Horton's 3D version of Porcupine Rock is very interesting. The delicate nature of the stems compared to the berries would seem to argue against them being some kind of erosional artifact, whether wind tails or due to thermal weathering. Moreover, the berries and stems appear to be attached to some kind of lattice superstructure.

If it is erosion, why should Porcupine Rock be almost completely denuded while the other rocks retain most of their "filling"?

By the way, is Porcupine Rock a piece of the main rock above it that has fallen off? (A "chip off the old block" if you will excuse the expression Wink )


Posts: 3062

Reply: 39

PostPosted: February 9, 2010 12:58 PM 

Ben; What is stopping the net deposition of dust carried on these storms and other more normal winds at meridiani planum? Why should the winds be always taking up dust from this area and depositing it elsewhere?

There have been explanations for what has been claimed to be dust being deposited in rat holes that were imaged sometime after the ratting process. There have been numerous old tracks seen to have become infilled a few months after there were formed. There has been dust deposited on the lander itself with some on the solar panels removed by the mysterious cleaning events. In other words, there is ample evidence on the ground that some dust is deposited on meridiani. There does not appear to be any evidence of huge amounts being wafted away on the winds to other areas of mars.

I think the wind rationale for sculpting of berry stalks still needs some evidence. It has not been served well by NASA which imaged some wind tails firmly cemented on some rocks and set it up to appear as if they were typical stems. As far as I know there have been no MI's published which showed in situ stems on berries (i.e. the numerous berries seen in Pancam images with organic looking stems - not wind tails- have never been imaged)

Anyhow, there is significant richness of stemmed berries on chocolate hills and concepcion in general. There should be no dearth of berry and stem targets. Hope they will take some. In my view, this is a more responsible task than rushing to Endevour crater to repeat the same old geo experiments.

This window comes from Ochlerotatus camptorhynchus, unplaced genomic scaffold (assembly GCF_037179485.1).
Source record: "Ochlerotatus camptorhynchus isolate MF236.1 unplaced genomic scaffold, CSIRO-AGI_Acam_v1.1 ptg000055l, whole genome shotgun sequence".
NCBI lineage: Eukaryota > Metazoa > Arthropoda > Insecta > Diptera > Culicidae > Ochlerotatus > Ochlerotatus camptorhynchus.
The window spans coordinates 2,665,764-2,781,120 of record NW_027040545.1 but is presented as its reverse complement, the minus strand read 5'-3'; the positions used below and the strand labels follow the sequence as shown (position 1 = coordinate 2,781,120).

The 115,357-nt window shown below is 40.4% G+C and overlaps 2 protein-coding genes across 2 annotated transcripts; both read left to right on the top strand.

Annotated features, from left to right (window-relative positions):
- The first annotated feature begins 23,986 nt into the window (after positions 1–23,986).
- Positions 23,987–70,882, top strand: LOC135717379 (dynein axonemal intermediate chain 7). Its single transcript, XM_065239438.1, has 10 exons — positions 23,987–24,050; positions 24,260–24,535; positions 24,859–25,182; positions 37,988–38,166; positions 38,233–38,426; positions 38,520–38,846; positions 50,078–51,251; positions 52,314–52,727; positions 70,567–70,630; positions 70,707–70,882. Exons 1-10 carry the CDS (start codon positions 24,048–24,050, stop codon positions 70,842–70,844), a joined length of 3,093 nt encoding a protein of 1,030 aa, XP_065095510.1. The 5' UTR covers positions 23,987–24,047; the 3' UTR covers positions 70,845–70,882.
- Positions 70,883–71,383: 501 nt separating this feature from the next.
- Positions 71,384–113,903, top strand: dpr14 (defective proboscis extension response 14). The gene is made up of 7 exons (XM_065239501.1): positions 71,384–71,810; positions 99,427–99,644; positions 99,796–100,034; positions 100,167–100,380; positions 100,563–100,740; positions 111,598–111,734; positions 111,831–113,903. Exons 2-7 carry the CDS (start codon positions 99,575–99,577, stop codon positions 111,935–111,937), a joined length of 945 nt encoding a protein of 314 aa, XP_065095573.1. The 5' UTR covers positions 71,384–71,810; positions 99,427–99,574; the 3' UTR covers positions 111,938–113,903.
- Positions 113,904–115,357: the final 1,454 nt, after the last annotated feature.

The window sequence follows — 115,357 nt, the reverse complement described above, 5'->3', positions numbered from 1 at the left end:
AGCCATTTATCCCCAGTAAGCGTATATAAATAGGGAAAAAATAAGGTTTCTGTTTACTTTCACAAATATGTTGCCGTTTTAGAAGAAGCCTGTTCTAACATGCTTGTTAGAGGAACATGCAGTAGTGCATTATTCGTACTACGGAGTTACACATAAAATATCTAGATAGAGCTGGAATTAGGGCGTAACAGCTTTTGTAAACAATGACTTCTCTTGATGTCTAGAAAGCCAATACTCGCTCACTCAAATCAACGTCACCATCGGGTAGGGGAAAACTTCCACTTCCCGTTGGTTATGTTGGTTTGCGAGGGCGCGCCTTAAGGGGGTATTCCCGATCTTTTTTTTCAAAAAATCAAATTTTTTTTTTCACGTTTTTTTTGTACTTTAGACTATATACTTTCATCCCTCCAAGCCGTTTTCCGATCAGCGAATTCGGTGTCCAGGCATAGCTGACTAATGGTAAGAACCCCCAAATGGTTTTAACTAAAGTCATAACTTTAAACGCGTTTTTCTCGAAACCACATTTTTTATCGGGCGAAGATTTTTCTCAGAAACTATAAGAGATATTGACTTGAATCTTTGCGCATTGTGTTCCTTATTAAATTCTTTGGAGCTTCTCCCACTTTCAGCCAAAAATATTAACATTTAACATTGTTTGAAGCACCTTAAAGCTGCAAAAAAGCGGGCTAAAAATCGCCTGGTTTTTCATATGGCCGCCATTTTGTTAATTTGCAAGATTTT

Kye Goodwin

Posts: 1166

Reply: 40

PostPosted: February 9, 2010 2:25 PM 

T_D, re your 34, Thanks for asking. I don't think you will find much agreement or much certainty in a survey of this blog's contributors.

I have to offer one change to LWS's account of the mainstream theory of the origin of the berries: I think that they are hypothesized to have formed in a deep, locally uniform, water-saturated aquifer rather than a shallow lake. The absence of clustering in the berry distributions, especially the lack of evidence for local concentrations of spherules at a particular depth, makes the shallow lake idea problematic. The shallow lake idea comes into the mainstream theory earlier, at a time when the sediments were being deposited.

I'm inclined to think that the berry stems are created by erosion of the bright layered rock. I don't think that we know how erosion works at Meridiani but scour by saltating sand doesn't fit with what we see in my opinion. When we see stems longer than a berry diameter pointing in different directions in close proximity, saltation scour just doesn't seem delicate enough or precise enough to do the job. Here's another example from Fram Crater:

On the other hand, the frequent rough local coordination of the stem directions suggests that air movements are probably involved in the erosion process in some way.

There are plenty of possibilities besides sand scour for contributions to erosion at Meridiani. Scour by suspended particles is possible, as serpens seems to be suggesting in reply 23. There is wicked daily heating and cooling at Meridiani, up to a range of 100 degrees C. The "rock" would probably fall apart in a gentle rain being roughly half soluble salts. There is no rain, but there are traces of water as frost renewed daily. The rock is presently hydrated with a water content of about 5%. I think that repeated microscopic dissolution and precipitation of the soluble minerals in the surface of the rock could be part of the process of erosion.

How any of these influences might preferentially preserve the berry stems I can barely guess, but I'll speculate that whatever the protective mechanism it somehow increases for a time as the berry stem lengthens.

serpens, reply 23,